According to a just-released report from the National Telecommunications & Information Administration, quality of Internet service is more important than speed in choosing an ISP.
That is according to 2011 Census data collected from more than 53,000 households in July 2011 for the report "Exploring the Digital Nation: America's Emerging Online Experience," which is an update of a previous "Digital Nation" report on home Internet use based on 2010 data.
The new study found that service reliability is the biggest factor in determining service providers, with 37% saying that is the most important factor.
Speed was next at 33%, followed by affordability at 24%.
But for those who switched service providers, cost was the main factor in that decision (38%), followed by speed (30%).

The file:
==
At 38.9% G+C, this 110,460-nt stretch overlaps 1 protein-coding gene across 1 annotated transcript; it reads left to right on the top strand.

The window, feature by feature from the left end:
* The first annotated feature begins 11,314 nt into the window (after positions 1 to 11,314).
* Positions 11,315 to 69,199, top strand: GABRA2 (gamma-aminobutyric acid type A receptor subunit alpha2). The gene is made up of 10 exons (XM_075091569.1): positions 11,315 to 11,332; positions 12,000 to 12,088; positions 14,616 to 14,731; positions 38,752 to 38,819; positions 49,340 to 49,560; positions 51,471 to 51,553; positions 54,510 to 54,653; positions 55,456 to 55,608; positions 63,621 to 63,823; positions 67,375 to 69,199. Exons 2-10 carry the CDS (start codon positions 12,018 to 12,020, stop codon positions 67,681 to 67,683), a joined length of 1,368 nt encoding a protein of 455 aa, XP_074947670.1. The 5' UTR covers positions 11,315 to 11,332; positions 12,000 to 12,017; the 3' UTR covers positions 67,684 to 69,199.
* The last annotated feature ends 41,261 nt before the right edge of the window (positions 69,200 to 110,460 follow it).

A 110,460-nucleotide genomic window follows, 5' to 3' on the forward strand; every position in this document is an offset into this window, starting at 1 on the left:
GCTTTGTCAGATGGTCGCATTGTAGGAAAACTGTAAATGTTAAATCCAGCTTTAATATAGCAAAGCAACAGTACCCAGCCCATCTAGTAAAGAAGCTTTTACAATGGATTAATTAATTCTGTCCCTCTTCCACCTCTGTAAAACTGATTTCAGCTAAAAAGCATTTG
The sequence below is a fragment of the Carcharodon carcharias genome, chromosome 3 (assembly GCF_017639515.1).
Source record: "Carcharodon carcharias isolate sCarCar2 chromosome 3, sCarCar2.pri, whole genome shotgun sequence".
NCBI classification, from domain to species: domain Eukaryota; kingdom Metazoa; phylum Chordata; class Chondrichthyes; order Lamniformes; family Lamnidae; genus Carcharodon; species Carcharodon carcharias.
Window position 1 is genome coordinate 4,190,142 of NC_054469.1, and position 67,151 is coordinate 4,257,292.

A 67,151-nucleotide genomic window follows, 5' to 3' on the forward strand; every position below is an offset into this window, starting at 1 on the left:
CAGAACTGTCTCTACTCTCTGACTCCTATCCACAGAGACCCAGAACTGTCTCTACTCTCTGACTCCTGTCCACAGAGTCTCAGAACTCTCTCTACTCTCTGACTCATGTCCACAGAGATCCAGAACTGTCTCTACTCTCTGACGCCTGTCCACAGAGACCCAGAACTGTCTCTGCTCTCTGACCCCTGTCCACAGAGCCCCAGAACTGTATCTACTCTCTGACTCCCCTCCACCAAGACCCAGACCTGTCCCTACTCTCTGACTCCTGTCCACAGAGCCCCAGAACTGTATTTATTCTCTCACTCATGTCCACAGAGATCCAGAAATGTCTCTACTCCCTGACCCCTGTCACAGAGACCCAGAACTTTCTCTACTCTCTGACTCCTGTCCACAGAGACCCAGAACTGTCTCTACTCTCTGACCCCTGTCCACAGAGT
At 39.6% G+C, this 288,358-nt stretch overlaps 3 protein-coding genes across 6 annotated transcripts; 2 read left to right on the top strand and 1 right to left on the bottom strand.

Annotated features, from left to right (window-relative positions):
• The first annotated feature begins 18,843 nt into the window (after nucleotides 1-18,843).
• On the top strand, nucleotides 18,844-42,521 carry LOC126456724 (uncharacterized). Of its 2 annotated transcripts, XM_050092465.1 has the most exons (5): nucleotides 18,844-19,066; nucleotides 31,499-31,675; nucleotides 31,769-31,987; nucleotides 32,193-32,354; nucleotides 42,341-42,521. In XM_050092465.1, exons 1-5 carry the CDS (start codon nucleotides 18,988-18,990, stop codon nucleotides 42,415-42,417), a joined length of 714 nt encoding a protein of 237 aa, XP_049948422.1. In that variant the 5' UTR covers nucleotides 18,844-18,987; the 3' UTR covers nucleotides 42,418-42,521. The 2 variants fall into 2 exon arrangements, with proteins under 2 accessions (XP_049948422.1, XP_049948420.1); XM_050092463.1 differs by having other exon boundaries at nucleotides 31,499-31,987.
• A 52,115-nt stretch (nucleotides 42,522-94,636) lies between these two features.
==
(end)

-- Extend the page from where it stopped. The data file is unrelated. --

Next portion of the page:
Thirty-six percent of the respondents said they paid between $30 and $44 per month for stand-alone service, while only 6% said they paid less than $15, and 16% said they paid more than $60.
The report said that 41% of broadband cord-cutters did so because of the expense.
The study showed a continuing economic, racial and urban/rural broadband adoption divide, with the poor, Hispanics and African Americans less likely to have adopted broadband than Whites and Asian Americans.
The report found that 30% did not use the Internet at home. The three main reasons: Don't need it or want it; It's too expensive; Don't have the equipment (computer, mobile broadband device).